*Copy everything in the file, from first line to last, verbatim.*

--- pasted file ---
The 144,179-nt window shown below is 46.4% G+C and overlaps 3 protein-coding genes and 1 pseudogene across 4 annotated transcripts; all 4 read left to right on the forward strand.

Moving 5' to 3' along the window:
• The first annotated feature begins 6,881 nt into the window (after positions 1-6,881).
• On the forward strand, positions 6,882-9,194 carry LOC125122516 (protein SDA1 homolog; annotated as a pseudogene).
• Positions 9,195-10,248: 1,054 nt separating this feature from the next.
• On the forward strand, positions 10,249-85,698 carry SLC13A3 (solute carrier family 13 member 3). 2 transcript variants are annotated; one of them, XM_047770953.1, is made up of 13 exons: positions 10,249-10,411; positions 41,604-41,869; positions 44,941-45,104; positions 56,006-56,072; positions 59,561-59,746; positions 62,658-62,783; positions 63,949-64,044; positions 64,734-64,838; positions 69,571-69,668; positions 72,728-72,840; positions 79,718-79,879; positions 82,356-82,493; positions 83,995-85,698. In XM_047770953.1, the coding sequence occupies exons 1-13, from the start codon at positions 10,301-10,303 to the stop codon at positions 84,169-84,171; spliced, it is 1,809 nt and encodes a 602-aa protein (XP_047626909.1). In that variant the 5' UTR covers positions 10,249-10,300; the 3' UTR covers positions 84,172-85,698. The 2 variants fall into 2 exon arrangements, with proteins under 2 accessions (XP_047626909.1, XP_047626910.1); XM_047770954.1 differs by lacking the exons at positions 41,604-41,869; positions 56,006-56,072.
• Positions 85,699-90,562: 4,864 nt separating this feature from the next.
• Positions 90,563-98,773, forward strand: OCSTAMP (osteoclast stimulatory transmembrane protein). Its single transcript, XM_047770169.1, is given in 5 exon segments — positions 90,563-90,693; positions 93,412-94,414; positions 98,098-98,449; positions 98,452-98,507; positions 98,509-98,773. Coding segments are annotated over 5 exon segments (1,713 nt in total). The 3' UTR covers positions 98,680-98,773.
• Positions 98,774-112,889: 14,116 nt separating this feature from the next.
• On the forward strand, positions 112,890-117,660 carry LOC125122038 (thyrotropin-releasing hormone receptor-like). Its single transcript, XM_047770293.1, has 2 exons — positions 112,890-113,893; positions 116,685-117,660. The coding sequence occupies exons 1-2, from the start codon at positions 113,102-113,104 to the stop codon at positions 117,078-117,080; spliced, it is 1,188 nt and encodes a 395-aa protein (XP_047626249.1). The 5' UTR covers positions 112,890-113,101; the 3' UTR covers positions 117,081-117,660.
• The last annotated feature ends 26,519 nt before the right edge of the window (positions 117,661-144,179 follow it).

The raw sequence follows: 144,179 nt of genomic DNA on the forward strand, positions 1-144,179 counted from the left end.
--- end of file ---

The 144,179-nt window shown below is 46.4% G+C and overlaps 3 protein-coding genes and 1 pseudogene across 4 annotated transcripts; all 4 read left to right on the forward strand.

Moving 5' to 3' along the window:
• The first annotated feature begins 6,881 nt into the window (after positions 1-6,881).
• On the forward strand, positions 6,882-9,194 carry LOC125122516 (protein SDA1 homolog; annotated as a pseudogene).
• Positions 9,195-10,248: 1,054 nt separating this feature from the next.
• On the forward strand, positions 10,249-85,698 carry SLC13A3 (solute carrier family 13 member 3). 2 transcript variants are annotated; one of them, XM_047770953.1, is made up of 13 exons: positions 10,249-10,411; positions 41,604-41,869; positions 44,941-45,104; positions 56,006-56,072; positions 59,561-59,746; positions 62,658-62,783; positions 63,949-64,044; positions 64,734-64,838; positions 69,571-69,668; positions 72,728-72,840; positions 79,718-79,879; positions 82,356-82,493; positions 83,995-85,698. In XM_047770953.1, the coding sequence occupies exons 1-13, from the start codon at positions 10,301-10,303 to the stop codon at positions 84,169-84,171; spliced, it is 1,809 nt and encodes a 602-aa protein (XP_047626909.1). In that variant the 5' UTR covers positions 10,249-10,300; the 3' UTR covers positions 84,172-85,698. The 2 variants fall into 2 exon arrangements, with proteins under 2 accessions (XP_047626909.1, XP_047626910.1); XM_047770954.1 differs by lacking the exons at positions 41,604-41,869; positions 56,006-56,072.
• Positions 85,699-90,562: 4,864 nt separating this feature from the next.
• Positions 90,563-98,773, forward strand: OCSTAMP (osteoclast stimulatory transmembrane protein). Its single transcript, XM_047770169.1, is given in 5 exon segments — positions 90,563-90,693; positions 93,412-94,414; positions 98,098-98,449; positions 98,452-98,507; positions 98,509-98,773. Coding segments are annotated over 5 exon segments (1,713 nt in total). The 3' UTR covers positions 98,680-98,773.
• Positions 98,774-112,889: 14,116 nt separating this feature from the next.
• On the forward strand, positions 112,890-117,660 carry LOC125122038 (thyrotropin-releasing hormone receptor-like). Its single transcript, XM_047770293.1, has 2 exons — positions 112,890-113,893; positions 116,685-117,660. The coding sequence occupies exons 1-2, from the start codon at positions 113,102-113,104 to the stop codon at positions 117,078-117,080; spliced, it is 1,188 nt and encodes a 395-aa protein (XP_047626249.1). The 5' UTR covers positions 112,890-113,101; the 3' UTR covers positions 117,081-117,660.
• The last annotated feature ends 26,519 nt before the right edge of the window (positions 117,661-144,179 follow it).

The raw sequence follows: 144,179 nt of genomic DNA on the forward strand, positions 1-144,179 counted from the left end.